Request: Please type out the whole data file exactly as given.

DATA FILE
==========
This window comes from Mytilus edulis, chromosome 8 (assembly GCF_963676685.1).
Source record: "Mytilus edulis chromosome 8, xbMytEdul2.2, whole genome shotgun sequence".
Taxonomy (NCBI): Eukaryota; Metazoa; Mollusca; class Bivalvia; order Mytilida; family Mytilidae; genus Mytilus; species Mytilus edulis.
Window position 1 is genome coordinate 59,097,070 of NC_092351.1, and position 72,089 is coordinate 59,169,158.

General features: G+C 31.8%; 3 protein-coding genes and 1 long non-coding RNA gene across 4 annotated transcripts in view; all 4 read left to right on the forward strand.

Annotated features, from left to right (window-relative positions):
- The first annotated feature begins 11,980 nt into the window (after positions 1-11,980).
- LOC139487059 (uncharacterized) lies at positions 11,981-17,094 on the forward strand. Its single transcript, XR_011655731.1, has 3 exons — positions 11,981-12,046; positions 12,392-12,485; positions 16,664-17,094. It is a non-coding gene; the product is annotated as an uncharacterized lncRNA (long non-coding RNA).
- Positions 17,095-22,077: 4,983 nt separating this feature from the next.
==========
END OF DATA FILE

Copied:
This window comes from Mytilus edulis, chromosome 8 (assembly GCF_963676685.1).
Source record: "Mytilus edulis chromosome 8, xbMytEdul2.2, whole genome shotgun sequence".
Taxonomy (NCBI): Eukaryota; Metazoa; Mollusca; class Bivalvia; order Mytilida; family Mytilidae; genus Mytilus; species Mytilus edulis.
Window position 1 is genome coordinate 59,097,070 of NC_092351.1, and position 72,089 is coordinate 59,169,158.

General features: G+C 31.8%; 3 protein-coding genes and 1 long non-coding RNA gene across 4 annotated transcripts in view; all 4 read left to right on the forward strand.

Annotated features, from left to right (window-relative positions):
- The first annotated feature begins 11,980 nt into the window (after positions 1-11,980).
- LOC139487059 (uncharacterized) lies at positions 11,981-17,094 on the forward strand. Its single transcript, XR_011655731.1, has 3 exons — positions 11,981-12,046; positions 12,392-12,485; positions 16,664-17,094. It is a non-coding gene; the product is annotated as an uncharacterized lncRNA (long non-coding RNA).
- Positions 17,095-22,077: 4,983 nt separating this feature from the next.